Live cattle futures found some strength through tight seasonal supplies in Thursday’s trading session. April futures rose 0.5% to close at $1.06725 a pound at the Chicago Mercantile Exchange, though some analysts expect a downturn soon. High wholesale beef prices have buoyed contracts even as cash sales have remained relatively steady at around $1.25, but Rich Nelson, chief strategist for brokerage Allendale Inc., says prices are likely to head south. “Considering the size of the gains in wholesale beef, the cash cattle being at a steady trade is a clear disappointment,” he said. “Once we get into April, we’re going to have this seasonal supply increase in cattle show up.” Lean hog futures for April delivery, meanwhile, lost 0.4% trade at 73.075 cents a pound. A surplus of poultry products, as a result of export restrictions after a U.S. bird flu discovery, could mean tougher retail competition for pork.
CBOT May soybean futures fall 1.3% to $10.09 a bushel, with corn sliding 0.1% to $3.72. Wheat falls 0.4% to $4.45 1/4.
Cotton futures fell Thursday following a government update on cotton supply and demand.
Cotton for May delivery lost 0.4% to end at 77.82 cents a pound on the ICE Futures U.S. exchange.
As analysts anticipated, the U.S. Department of Agriculture lowered its estimate of U.S. cotton stockpiles, saying that higher production of cotton would be offset by a boost to exports. Overall, however, the agency said that world consumption of fiber would be virtually unchanged and raised world stocks of cotton by 600,000 bales to 90.5 million bales.
Global markets are once again fixating on the price of oil after U.S. crude fell below $50 a barrel for the first time this year, in the biggest two-day selloff since June.
Oil prices extended losses Thursday, hitting a three-month low a day after a larger-than-expected buildup in U.S. crude inventories raised doubts over whether OPEC cuts will be enough to sap brimming stores of oil around the world.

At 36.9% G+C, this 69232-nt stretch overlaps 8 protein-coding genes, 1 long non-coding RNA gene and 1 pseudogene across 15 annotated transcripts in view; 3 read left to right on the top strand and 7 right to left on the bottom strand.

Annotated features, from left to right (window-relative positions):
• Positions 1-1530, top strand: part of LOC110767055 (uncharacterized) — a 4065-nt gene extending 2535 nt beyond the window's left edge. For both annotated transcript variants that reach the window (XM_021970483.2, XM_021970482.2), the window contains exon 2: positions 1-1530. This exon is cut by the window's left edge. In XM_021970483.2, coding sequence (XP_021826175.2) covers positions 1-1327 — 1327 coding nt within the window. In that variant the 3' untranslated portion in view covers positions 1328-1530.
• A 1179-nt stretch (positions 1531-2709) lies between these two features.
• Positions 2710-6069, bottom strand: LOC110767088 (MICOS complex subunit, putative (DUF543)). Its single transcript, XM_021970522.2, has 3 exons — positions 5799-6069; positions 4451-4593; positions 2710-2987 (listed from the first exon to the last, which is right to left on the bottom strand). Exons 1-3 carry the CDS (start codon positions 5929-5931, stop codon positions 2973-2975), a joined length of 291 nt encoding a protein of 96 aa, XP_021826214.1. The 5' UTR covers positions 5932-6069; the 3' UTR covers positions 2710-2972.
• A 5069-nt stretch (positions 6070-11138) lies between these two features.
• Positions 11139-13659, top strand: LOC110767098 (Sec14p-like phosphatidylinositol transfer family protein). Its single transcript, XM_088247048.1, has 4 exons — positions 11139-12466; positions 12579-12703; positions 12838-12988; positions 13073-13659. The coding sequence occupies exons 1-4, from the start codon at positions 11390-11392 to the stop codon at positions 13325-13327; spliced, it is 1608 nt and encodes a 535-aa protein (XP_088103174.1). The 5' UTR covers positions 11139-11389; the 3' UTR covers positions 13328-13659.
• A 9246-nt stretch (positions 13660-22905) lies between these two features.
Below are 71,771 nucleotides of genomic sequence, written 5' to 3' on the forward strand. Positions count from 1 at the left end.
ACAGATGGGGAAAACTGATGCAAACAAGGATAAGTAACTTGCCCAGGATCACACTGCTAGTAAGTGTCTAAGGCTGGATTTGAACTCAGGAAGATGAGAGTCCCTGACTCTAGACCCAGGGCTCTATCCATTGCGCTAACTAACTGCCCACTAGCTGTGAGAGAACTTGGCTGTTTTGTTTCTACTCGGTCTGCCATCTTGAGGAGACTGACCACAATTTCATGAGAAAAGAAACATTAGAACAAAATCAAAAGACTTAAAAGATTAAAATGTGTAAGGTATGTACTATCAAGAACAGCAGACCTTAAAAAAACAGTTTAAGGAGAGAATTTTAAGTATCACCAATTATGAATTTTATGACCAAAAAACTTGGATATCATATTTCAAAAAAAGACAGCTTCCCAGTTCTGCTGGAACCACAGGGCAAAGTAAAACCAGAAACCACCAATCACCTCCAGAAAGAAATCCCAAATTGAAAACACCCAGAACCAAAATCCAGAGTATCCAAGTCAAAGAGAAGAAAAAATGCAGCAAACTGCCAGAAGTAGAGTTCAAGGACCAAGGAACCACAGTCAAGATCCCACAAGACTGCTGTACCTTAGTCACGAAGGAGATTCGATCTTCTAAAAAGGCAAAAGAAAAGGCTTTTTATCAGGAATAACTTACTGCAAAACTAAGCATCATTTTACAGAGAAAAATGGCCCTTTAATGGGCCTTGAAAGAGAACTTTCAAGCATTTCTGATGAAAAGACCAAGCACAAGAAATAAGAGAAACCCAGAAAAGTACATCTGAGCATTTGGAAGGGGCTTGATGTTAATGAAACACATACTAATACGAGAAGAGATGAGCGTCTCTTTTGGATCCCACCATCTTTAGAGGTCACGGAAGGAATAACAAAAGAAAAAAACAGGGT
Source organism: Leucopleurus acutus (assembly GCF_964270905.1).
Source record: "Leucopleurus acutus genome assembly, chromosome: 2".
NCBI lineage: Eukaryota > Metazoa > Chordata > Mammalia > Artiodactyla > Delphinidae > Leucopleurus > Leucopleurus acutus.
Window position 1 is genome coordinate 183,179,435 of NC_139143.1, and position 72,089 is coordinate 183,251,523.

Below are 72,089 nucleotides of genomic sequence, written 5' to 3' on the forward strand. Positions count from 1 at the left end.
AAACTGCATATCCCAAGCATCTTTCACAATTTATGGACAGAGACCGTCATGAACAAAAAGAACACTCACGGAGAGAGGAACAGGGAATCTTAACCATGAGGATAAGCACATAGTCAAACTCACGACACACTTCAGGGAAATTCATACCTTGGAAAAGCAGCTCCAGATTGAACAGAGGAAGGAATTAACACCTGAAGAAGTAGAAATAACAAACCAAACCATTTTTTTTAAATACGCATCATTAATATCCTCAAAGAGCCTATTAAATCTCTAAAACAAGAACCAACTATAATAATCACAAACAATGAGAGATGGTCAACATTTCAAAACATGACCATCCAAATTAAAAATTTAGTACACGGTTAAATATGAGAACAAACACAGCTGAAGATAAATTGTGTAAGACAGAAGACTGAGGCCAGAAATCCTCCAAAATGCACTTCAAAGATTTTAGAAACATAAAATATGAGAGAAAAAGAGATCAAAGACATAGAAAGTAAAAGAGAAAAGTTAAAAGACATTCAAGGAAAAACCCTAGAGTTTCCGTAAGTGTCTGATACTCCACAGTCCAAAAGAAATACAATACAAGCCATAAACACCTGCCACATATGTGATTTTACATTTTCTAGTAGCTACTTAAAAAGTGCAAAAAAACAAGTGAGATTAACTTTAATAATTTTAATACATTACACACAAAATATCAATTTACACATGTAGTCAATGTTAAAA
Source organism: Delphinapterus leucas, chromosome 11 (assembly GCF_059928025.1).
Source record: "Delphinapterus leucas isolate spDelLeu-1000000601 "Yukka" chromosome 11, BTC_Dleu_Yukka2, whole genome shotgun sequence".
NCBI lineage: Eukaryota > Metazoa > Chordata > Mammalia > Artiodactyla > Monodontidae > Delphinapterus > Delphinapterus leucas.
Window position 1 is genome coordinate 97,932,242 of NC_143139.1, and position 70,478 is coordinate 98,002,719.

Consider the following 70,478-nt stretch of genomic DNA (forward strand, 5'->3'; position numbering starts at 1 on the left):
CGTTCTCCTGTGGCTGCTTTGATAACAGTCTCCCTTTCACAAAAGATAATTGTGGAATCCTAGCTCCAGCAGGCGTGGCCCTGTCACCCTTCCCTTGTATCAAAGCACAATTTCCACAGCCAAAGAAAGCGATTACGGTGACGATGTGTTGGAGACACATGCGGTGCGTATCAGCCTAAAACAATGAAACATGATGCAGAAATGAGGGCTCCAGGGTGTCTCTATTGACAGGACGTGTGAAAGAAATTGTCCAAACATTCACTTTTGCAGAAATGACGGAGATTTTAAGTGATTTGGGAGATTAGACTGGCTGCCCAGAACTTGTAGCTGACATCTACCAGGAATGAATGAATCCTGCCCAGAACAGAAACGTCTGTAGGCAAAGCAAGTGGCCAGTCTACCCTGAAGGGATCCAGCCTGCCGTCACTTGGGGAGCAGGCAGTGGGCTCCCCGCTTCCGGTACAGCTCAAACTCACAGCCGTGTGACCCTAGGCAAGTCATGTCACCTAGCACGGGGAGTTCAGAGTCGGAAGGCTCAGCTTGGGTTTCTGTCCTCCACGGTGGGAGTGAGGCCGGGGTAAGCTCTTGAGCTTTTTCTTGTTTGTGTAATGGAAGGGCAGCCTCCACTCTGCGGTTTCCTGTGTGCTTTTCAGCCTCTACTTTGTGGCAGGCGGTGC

Two days of a sharp selloff have broken the calmest period for oil prices in more than two years. Oil had been trading in a $4 range for about three months until Wednesday. And as it broke from that range, oil began retaking its spot at the center of the market, impacting stocks and bonds in addition to commodity futures.
In recent weeks traders had posted a record number of bets oil prices would move higher. Now investors are unwinding that crowded trade, spurred to close out some of their bullish bets because stockpile increases grew last week at about the time many expected them to end, brokers and analysts said.
U.S. crude for April delivery settled down $1, or 2%, to $49.28 a barrel on the New York Mercantile Exchange. Gasoline futures recently lost 2.3% to $1.6141 a gallon. Diesel futures lost 2.2% to $1.5221 a gallon.
Natural gas prices rose Thursday, helped by cooling weather, stable production and a larger-than-expected draw from storage last week.
Natural gas is now up in seven of the past eight sessions. Prices are still down about 20% year-to-date because of a historically warm winter that sapped heating demand, but some expect big changes in the gas market–notably lower production growth and new sources of demand–to keep prices from falling much further.
Natural gas for April delivery settled up 7.3 cents, or 2.5%, at $2.974 a million British thermal units on the New York Mercantile Exchange. That puts gas up 16% since its low of the year reached just a little more than two weeks ago.
old prices retreated to a one-month low on Thursday as investors geared up for an imminent rise in interest rates.
Gold for April delivery settled down 0.5% at $1,203.20 a troy ounce on the Comex division of the New York Mercantile Exchange, its eighth consecutive sessions of losses and its longest losing streak since May 2016. Prices closed at the lowest level since Jan. 30.
U.S. stocks ticked slightly higher Thursday, marking the eighth anniversary of their lowest close during the financial crisis.
The Dow Jones Industrial Average rose 2.5 points, or less than 0.1%, to 20858. The S&P 500 and the Nasdaq Composite both added less than 0.1%, closing at 1365 and 5839 respectively.